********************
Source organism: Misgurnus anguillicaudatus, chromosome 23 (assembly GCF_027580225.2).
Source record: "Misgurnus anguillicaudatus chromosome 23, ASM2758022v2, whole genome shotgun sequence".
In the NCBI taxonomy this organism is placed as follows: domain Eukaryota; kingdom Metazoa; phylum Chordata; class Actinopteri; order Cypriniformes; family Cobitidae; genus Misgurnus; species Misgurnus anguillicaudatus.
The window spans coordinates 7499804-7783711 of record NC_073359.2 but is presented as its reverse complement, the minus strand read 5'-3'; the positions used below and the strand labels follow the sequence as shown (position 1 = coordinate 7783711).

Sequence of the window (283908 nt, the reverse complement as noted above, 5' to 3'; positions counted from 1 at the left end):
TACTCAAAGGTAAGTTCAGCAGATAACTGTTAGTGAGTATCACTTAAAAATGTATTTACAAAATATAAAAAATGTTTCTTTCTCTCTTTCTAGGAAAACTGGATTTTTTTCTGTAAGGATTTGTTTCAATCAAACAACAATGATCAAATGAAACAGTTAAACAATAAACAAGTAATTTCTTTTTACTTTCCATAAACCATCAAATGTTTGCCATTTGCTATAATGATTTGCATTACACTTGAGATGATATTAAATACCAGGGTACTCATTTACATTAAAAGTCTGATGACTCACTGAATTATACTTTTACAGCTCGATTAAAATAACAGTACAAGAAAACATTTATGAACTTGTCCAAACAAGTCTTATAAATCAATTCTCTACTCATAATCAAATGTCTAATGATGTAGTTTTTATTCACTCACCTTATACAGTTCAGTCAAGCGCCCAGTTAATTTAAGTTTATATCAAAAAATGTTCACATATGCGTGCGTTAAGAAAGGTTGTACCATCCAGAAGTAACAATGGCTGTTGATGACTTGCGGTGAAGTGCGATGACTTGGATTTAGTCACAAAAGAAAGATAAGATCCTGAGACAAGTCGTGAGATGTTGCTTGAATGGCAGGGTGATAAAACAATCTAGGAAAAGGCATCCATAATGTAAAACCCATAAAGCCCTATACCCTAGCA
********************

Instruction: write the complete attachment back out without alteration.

Source organism: Misgurnus anguillicaudatus, chromosome 23 (assembly GCF_027580225.2).
Source record: "Misgurnus anguillicaudatus chromosome 23, ASM2758022v2, whole genome shotgun sequence".
In the NCBI taxonomy this organism is placed as follows: domain Eukaryota; kingdom Metazoa; phylum Chordata; class Actinopteri; order Cypriniformes; family Cobitidae; genus Misgurnus; species Misgurnus anguillicaudatus.
The window spans coordinates 7499804-7783711 of record NC_073359.2 but is presented as its reverse complement, the minus strand read 5'-3'; the positions used below and the strand labels follow the sequence as shown (position 1 = coordinate 7783711).

Sequence of the window (283908 nt, the reverse complement as noted above, 5' to 3'; positions counted from 1 at the left end):
TACTCAAAGGTAAGTTCAGCAGATAACTGTTAGTGAGTATCACTTAAAAATGTATTTACAAAATATAAAAAATGTTTCTTTCTCTCTTTCTAGGAAAACTGGATTTTTTTCTGTAAGGATTTGTTTCAATCAAACAACAATGATCAAATGAAACAGTTAAACAATAAACAAGTAATTTCTTTTTACTTTCCATAAACCATCAAATGTTTGCCATTTGCTATAATGATTTGCATTACACTTGAGATGATATTAAATACCAGGGTACTCATTTACATTAAAAGTCTGATGACTCACTGAATTATACTTTTACAGCTCGATTAAAATAACAGTACAAGAAAACATTTATGAACTTGTCCAAACAAGTCTTATAAATCAATTCTCTACTCATAATCAAATGTCTAATGATGTAGTTTTTATTCACTCACCTTATACAGTTCAGTCAAGCGCCCAGTTAATTTAAGTTTATATCAAAAAATGTTCACATATGCGTGCGTTAAGAAAGGTTGTACCATCCAGAAGTAACAATGGCTGTTGATGACTTGCGGTGAAGTGCGATGACTTGGATTTAGTCACAAAAGAAAGATAAGATCCTGAGACAAGTCGTGAGATGTTGCTTGAATGGCAGGGTGATAAAACAATCTAGGAAAAGGCATCCATAATGTAAAACCCATAAAGCCCTATACCCTAGCA